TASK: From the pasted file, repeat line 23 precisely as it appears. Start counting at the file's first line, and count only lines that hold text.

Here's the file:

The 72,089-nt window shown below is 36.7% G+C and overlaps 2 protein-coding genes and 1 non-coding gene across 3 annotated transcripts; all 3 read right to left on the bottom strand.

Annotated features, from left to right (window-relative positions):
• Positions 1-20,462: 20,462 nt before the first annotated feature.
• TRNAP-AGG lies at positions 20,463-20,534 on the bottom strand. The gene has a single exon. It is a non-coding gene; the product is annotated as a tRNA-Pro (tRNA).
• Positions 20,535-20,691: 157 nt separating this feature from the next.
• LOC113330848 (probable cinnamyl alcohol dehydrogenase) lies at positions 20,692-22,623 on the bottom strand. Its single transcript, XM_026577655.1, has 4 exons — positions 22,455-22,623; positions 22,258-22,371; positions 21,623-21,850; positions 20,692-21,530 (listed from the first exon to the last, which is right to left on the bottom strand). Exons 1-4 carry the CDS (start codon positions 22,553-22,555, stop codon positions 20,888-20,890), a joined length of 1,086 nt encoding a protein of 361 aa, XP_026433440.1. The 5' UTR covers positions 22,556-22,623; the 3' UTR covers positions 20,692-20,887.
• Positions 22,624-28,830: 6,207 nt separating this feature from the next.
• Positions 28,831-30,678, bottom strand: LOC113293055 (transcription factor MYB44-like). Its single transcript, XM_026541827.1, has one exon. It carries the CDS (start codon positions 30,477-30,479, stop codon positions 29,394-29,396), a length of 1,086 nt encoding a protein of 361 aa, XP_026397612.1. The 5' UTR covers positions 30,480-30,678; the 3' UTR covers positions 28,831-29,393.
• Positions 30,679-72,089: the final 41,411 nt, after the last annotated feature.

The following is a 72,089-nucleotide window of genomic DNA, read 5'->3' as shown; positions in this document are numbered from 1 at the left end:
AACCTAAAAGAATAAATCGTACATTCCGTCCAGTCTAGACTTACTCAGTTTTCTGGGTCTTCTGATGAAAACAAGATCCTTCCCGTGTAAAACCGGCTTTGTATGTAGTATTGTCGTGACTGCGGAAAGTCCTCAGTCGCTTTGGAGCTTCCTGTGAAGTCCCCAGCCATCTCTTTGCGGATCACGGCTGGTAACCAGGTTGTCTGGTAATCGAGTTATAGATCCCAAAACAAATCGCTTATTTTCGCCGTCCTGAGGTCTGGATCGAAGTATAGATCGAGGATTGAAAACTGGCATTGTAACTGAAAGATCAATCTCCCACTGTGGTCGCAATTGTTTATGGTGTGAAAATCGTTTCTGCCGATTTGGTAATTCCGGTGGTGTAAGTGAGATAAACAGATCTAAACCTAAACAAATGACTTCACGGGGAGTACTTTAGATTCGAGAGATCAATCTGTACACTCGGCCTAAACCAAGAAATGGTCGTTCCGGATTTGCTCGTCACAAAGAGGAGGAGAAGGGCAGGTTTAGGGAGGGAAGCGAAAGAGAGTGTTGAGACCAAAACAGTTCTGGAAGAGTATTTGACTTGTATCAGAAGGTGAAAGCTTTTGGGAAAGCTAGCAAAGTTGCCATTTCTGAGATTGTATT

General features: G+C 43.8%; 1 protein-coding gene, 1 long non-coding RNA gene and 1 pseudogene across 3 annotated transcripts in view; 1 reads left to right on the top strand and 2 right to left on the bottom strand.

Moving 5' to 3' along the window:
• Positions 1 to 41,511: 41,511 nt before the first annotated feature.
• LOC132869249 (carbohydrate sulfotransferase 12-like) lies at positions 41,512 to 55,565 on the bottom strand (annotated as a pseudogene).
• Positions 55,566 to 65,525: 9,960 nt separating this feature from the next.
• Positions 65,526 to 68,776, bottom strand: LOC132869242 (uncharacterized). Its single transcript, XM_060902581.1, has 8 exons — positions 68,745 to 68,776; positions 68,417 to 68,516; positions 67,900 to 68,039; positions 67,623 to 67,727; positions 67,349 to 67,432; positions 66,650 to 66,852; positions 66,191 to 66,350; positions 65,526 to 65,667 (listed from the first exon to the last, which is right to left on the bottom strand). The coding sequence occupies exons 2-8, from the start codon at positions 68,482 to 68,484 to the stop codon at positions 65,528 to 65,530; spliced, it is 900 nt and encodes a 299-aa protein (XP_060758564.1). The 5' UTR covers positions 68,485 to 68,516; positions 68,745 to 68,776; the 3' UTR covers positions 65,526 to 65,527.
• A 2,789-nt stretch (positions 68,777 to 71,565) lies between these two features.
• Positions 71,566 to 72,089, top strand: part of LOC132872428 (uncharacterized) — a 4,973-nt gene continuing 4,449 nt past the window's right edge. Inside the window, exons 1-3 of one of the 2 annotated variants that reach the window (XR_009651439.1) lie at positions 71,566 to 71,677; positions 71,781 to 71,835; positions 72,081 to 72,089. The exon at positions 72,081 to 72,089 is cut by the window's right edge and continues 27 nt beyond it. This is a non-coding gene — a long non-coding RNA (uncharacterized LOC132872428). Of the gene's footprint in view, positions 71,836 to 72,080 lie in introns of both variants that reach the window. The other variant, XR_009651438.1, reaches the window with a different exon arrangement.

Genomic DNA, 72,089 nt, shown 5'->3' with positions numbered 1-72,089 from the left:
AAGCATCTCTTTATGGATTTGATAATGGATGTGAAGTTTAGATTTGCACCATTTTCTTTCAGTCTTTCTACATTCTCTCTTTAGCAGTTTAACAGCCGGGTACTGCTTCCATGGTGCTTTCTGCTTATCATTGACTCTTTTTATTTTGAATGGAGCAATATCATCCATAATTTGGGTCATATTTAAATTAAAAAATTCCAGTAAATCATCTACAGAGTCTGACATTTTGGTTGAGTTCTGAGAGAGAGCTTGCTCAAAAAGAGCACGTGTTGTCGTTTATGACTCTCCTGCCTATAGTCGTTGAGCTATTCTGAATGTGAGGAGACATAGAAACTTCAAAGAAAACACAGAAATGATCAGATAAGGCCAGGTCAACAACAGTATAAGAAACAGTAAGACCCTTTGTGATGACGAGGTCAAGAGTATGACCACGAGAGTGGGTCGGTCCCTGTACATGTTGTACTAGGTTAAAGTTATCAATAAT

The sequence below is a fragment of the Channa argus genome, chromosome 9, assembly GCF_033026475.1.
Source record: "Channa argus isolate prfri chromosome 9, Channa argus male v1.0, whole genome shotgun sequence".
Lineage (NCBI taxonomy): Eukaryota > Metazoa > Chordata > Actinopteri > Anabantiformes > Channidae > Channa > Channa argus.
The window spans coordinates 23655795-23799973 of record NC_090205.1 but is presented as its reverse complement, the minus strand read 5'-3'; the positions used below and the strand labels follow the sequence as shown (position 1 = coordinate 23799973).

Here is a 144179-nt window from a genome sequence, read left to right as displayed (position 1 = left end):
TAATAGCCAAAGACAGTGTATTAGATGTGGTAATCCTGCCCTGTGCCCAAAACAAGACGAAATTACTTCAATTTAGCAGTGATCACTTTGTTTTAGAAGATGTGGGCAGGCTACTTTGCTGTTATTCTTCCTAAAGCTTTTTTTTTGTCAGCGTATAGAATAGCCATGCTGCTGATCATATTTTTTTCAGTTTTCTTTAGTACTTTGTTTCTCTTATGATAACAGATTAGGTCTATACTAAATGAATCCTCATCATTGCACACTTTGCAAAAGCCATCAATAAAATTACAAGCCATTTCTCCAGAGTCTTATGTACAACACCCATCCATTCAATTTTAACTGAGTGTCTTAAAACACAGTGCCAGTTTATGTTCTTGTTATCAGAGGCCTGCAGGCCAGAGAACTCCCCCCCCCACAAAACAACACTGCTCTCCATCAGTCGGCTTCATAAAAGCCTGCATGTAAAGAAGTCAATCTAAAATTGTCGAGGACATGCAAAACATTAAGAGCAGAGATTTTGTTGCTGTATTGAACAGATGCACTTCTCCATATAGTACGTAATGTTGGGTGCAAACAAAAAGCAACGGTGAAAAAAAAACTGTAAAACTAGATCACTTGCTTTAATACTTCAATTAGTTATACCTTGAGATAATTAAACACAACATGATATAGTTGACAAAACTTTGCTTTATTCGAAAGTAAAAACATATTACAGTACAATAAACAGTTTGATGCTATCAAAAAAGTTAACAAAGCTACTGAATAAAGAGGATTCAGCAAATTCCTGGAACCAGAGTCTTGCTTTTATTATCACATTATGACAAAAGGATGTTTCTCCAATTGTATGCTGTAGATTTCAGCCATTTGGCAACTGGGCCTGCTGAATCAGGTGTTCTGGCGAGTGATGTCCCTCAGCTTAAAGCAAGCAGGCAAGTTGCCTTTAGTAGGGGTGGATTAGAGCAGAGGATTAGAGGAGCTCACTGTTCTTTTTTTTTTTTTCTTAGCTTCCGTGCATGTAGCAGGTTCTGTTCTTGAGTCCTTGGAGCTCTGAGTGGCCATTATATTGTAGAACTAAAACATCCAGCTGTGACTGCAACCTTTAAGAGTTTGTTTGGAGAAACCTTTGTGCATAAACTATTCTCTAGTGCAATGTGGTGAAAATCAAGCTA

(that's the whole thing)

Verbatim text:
Source record: "Channa argus isolate prfri chromosome 9, Channa argus male v1.0, whole genome shotgun sequence".